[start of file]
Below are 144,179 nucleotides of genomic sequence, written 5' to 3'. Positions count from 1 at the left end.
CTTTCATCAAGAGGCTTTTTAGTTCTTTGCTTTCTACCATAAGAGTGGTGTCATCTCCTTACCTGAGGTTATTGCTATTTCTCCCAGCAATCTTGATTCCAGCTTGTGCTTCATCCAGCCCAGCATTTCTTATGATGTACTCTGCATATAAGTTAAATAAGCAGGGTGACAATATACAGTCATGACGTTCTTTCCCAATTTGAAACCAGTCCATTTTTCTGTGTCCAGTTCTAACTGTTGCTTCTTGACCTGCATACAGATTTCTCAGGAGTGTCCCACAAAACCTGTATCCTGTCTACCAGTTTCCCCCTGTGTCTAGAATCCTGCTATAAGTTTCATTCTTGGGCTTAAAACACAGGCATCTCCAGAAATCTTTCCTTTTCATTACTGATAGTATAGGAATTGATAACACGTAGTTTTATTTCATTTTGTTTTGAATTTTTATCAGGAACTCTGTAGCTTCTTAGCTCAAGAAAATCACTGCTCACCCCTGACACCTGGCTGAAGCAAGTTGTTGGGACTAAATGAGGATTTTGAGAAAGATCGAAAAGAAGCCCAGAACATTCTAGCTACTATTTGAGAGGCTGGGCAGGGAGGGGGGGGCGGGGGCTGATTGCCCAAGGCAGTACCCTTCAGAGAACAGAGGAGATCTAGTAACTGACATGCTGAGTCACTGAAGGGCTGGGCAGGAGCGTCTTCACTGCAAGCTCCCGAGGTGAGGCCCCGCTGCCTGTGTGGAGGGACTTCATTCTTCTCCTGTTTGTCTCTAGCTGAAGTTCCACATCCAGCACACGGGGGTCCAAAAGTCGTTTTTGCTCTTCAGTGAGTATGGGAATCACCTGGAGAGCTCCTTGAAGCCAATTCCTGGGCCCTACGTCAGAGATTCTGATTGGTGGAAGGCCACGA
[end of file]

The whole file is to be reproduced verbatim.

Below are 144,179 nucleotides of genomic sequence, written 5' to 3'. Positions count from 1 at the left end.
CTTTCATCAAGAGGCTTTTTAGTTCTTTGCTTTCTACCATAAGAGTGGTGTCATCTCCTTACCTGAGGTTATTGCTATTTCTCCCAGCAATCTTGATTCCAGCTTGTGCTTCATCCAGCCCAGCATTTCTTATGATGTACTCTGCATATAAGTTAAATAAGCAGGGTGACAATATACAGTCATGACGTTCTTTCCCAATTTGAAACCAGTCCATTTTTCTGTGTCCAGTTCTAACTGTTGCTTCTTGACCTGCATACAGATTTCTCAGGAGTGTCCCACAAAACCTGTATCCTGTCTACCAGTTTCCCCCTGTGTCTAGAATCCTGCTATAAGTTTCATTCTTGGGCTTAAAACACAGGCATCTCCAGAAATCTTTCCTTTTCATTACTGATAGTATAGGAATTGATAACACGTAGTTTTATTTCATTTTGTTTTGAATTTTTATCAGGAACTCTGTAGCTTCTTAGCTCAAGAAAATCACTGCTCACCCCTGACACCTGGCTGAAGCAAGTTGTTGGGACTAAATGAGGATTTTGAGAAAGATCGAAAAGAAGCCCAGAACATTCTAGCTACTATTTGAGAGGCTGGGCAGGGAGGGGGGGGCGGGGGCTGATTGCCCAAGGCAGTACCCTTCAGAGAACAGAGGAGATCTAGTAACTGACATGCTGAGTCACTGAAGGGCTGGGCAGGAGCGTCTTCACTGCAAGCTCCCGAGGTGAGGCCCCGCTGCCTGTGTGGAGGGACTTCATTCTTCTCCTGTTTGTCTCTAGCTGAAGTTCCACATCCAGCACACGGGGGTCCAAAAGTCGTTTTTGCTCTTCAGTGAGTATGGGAATCACCTGGAGAGCTCCTTGAAGCCAATTCCTGGGCCCTACGTCAGAGATTCTGATTGGTGGAAGGCCACGA